which differs from only in the sign of the last term. As a result, all the stability estimates for problem – still hold for its adjoint problem. Since the adjoint problem is a linear problem (so is problem –), the stability estimates immediately infers the uniqueness. Finally, the Fredholm Alternative Principle then implies that problem – has a unique solution . The proof is complete.

3Multi-modes representation of the solution and its finite modes approximations

The first goal of this section is to develop a multi-modes representation for the solution to problem – in terms of powers of the parameter . We first postulate such a representation and then prove its validity by establishing some energy estimates for all the mode functions. The second goal of this section is to establish an error estimate for finite modes approximations of the solution. Both the multi-modes representation and its finite modes approximations play a pivotal role in our overall solution procedure for solving problem – as they provide the theoretical foundation for the solution procedure. Throughout this section, we use to denote the solution to problem – which is proved in Theorem ?.

We start by postulating that the solution has the following multi-modes expansion:

whose validity will be justified later. Without loss of the generality, we assume that and . Otherwise, the problem can be rescaled to this regime by a suitable change of variable. We note that the normalization implies that .

Substituting the above expansion into the Helmholtz equation and matching the coefficients of order terms for , we obtain

Similarly, the boundary condition translates to each mode function as follows:

A remarkable feature of the above multi-modes expansion is that all the mode functions satisfy the same type (nearly deterministic) Helmholtz equation and the same boundary condition. The only difference is that the Helmholtz equations have different right-hand side source terms (all of them except one are random variables), and each pair of consecutive mode functions supply the source term for the Helmholtz equation satisfied by the next mode function. This remarkable feature will be crucially utilized in Section 5 to construct our overall numerical methodology for solving problem –.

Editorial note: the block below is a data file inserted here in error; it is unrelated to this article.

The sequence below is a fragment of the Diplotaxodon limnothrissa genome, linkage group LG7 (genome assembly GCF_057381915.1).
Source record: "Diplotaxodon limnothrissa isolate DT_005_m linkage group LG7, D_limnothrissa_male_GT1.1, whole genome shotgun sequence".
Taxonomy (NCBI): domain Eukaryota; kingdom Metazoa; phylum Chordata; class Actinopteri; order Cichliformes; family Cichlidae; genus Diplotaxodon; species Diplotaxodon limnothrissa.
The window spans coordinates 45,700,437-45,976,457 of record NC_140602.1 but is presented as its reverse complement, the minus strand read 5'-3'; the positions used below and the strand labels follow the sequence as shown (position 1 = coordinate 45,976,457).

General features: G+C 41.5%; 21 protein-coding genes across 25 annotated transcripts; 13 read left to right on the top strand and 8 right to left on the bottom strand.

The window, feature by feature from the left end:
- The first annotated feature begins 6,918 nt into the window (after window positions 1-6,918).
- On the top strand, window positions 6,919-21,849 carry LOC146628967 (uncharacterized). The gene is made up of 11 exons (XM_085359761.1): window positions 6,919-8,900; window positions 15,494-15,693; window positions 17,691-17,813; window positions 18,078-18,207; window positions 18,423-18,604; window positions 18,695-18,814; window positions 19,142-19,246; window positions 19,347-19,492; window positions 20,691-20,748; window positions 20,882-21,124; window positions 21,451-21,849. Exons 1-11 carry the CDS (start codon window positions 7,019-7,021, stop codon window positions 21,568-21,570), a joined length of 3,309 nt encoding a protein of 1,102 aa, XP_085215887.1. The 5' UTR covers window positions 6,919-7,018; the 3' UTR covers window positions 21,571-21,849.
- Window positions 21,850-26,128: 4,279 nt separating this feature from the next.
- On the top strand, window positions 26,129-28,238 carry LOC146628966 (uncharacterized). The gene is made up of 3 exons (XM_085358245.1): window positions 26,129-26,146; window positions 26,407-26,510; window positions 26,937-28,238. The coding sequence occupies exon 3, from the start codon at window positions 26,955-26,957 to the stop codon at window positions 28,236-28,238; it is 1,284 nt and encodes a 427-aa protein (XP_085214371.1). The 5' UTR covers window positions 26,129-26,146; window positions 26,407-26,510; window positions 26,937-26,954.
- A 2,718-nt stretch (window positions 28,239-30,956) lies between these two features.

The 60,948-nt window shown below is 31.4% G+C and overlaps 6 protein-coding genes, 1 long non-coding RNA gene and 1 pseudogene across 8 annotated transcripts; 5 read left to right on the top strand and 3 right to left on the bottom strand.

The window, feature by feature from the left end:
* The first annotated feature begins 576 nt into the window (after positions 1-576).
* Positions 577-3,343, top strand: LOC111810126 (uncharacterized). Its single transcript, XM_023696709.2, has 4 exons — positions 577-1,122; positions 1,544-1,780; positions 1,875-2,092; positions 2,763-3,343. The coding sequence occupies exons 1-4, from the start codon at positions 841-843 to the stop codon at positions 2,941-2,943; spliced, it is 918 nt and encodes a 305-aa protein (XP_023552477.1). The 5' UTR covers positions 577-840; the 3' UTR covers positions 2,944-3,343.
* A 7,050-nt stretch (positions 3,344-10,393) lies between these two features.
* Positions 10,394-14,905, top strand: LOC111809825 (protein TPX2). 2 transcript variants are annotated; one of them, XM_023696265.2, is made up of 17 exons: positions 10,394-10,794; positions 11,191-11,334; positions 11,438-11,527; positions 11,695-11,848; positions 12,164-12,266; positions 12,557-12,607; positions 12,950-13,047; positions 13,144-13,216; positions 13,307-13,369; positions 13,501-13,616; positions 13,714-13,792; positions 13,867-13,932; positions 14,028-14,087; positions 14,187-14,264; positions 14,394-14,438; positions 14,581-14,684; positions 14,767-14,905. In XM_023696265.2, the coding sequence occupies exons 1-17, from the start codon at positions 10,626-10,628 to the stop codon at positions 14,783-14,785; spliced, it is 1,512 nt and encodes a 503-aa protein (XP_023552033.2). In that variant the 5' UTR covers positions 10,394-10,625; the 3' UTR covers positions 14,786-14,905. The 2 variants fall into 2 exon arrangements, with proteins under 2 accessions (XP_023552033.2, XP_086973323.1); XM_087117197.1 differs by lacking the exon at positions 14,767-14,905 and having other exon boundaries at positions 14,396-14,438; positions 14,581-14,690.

Next, we address the existence and uniqueness of each mode function .

For each , the PDE problem associated with is the same type Helmholtz problem as the original problem – (with in the left-hand side of the PDE). Hence, all a priori estimates of Theorem ? hold for each (with its respective right-hand source side function). First, we have

Thus, and hold for .

Next, we use induction to prove that and hold for all . Assume that and hold for all , then

where and denotes the Kronecker delta, and we have used the fact that and

Similarly, for we have

Hence, and hold for . So the induction argument is complete.

We now use and the elliptic theory for Possion problems directly to verify estimate .

Hence, holds for all .

With a priori estimates and in hand, the proof of existence and uniqueness of each follows verbatim the proof of Theorem ?, which we leave to the interested reader to verify. The proof is complete.

Now we are ready to justify the multi-modes representation for the solution of problem –.

The proof consists of two parts: (i) the infinite series on the right-hand side of converges in ; (ii) the limit coincides with the solution . To prove (i), we define the partial sum